Rhys Conlon majored in fine art and creative writing at Carnegie Mellon University and later earned an MA in art history at Hunter College, City University of New York. In addition to working as an artist, she has held positions at the Hirshhorn Museum and Sculpture Garden, the Museum of Modern Art, New York, and the Whitney Museum of American Art. Today, she serves as head of publications at the Smithsonian's National Portrait Gallery. Rhys is an active member of the Columbia Pike Artist Studios in Arlington, Virginia.
Nature—in the broadest sense—is the driving force behind this body of work. Part impulse and part calculation, each painting slowly evolves. At inception, I typically have an image at hand, but this is merely a place to start. The canvas quickly fills with patches of color, shapes, and distinctly textured areas. Then the contemplation and editing begins. Lines form; marks disappear; pigments mix and change. Layering is where I discover those compositions that my imagination could never conjure up on its own—that is, without paint. As I account for balance and strive to create an engaging rhythm, there is often a sense of struggle, but eventually I am faced with a finished surface.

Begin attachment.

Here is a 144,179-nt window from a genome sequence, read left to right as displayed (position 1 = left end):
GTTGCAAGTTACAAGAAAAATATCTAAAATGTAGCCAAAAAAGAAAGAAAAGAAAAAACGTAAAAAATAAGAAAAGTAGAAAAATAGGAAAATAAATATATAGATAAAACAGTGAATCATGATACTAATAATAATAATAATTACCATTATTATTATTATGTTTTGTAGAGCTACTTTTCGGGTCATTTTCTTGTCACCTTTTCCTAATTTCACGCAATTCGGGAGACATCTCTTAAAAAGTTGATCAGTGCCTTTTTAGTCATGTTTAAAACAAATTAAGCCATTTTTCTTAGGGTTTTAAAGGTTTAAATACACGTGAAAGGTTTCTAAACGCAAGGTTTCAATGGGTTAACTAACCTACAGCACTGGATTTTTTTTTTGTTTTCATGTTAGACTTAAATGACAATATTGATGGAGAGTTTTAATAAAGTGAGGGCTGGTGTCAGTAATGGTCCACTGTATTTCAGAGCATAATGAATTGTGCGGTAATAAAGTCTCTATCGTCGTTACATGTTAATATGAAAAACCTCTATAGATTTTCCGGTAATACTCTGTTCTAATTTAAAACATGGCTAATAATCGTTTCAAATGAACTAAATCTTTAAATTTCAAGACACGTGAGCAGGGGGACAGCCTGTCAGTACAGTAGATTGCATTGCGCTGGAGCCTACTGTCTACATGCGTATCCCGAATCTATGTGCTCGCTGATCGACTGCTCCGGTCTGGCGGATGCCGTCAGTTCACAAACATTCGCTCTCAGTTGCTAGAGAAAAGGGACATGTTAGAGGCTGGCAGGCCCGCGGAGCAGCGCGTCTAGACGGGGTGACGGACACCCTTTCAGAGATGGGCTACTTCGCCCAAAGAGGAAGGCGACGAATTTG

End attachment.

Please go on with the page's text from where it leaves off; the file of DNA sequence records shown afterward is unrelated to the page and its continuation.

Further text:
What is nature.
Nature is what is.
But is nature natural.
No not as natural as that.
Because, between 'reality' on the one hand, and the point where the mind strikes reality, there's a middle zone, a rainbow edge where beauty comes into being, where two different surfaces mingle and blur to provide what life does not: and this is the space where all art exists, and all magic.